Senegal has become the first Francophone African country to try out a mobile phone platform, called mRamadan, which assists diabetics safely manage their health while fasting during the holy month of Ramadan. So far, diabetics who are testing the new app say it has been quite helpful.
“mRamadan,” is part of the Be [email protected] Be Mobile program, a joint initiative by the World Health Organization (WHO) and the International Telecommunication Union (ITU) that seeks to help countries fight non-communicable diseases.
The goal of mRamadan is to help diabetic patients in Senegal safely manage their illness and reduce the number of emergency hospitalizations.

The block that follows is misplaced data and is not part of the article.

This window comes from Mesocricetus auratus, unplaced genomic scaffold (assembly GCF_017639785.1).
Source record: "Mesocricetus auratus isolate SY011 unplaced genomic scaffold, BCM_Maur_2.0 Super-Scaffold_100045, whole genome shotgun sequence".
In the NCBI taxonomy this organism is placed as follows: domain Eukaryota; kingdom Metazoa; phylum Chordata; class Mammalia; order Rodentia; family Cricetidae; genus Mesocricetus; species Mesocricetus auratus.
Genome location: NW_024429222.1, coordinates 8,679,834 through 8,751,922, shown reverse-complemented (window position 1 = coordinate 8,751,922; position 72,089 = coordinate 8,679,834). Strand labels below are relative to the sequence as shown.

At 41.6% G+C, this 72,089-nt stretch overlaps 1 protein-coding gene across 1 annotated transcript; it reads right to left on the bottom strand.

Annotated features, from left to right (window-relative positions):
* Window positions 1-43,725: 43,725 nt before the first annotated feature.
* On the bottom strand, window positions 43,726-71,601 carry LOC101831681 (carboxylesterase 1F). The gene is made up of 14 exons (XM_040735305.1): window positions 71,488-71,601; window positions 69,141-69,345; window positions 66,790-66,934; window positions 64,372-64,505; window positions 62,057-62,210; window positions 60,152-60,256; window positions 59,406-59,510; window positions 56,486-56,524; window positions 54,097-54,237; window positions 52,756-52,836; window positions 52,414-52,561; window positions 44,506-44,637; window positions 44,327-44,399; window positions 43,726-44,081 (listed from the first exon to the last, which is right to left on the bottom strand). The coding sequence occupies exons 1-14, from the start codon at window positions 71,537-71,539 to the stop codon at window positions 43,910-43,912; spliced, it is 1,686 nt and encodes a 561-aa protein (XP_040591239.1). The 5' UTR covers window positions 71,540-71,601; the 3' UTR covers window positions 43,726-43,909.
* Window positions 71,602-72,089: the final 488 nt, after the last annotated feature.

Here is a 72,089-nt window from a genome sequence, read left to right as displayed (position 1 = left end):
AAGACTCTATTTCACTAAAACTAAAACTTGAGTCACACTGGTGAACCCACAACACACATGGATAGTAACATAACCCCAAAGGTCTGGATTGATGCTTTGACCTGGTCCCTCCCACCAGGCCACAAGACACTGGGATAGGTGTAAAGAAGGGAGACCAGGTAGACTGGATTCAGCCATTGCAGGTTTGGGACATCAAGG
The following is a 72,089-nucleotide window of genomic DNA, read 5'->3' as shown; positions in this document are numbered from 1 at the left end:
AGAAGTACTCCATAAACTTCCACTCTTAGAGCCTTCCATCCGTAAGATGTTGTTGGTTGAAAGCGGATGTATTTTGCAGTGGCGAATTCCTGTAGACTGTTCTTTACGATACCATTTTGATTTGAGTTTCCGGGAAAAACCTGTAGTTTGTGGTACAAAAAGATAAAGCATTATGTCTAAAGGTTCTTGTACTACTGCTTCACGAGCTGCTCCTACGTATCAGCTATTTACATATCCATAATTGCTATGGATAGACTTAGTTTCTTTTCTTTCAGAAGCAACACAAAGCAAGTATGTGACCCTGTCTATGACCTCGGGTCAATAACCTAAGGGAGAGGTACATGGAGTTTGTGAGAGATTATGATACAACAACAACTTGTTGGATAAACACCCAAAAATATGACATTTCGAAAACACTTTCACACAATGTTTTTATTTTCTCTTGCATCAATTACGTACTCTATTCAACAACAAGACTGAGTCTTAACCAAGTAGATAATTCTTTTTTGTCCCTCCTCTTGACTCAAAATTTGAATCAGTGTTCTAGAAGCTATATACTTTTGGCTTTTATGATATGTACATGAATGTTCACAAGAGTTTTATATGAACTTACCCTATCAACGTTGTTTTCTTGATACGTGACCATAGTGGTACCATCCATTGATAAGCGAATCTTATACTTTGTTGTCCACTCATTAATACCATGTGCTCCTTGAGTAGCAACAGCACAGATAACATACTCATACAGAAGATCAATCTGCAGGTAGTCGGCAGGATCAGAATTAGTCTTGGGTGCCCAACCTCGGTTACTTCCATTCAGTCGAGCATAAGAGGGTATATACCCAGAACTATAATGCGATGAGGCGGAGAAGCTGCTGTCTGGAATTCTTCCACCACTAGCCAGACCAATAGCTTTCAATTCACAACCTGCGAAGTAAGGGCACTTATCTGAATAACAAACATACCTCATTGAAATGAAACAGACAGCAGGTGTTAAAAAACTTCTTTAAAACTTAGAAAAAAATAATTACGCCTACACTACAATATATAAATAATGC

Some of the messages include reminders for people to drink at least a litre of water each morning before beginning the fast, how to adapt the timing and dosage of diabetes medications, and which foods to avoid, such as the sugary dates, in the evening.
While anyone too young, old, pregnant, or not in good health is exempt from fasting, many diabetics say they do try to exercise some form of abstinence from food and drink during Ramadan. They even sometimes abstain from insulin, which which is an important treatment to regulate their blood glucose levels.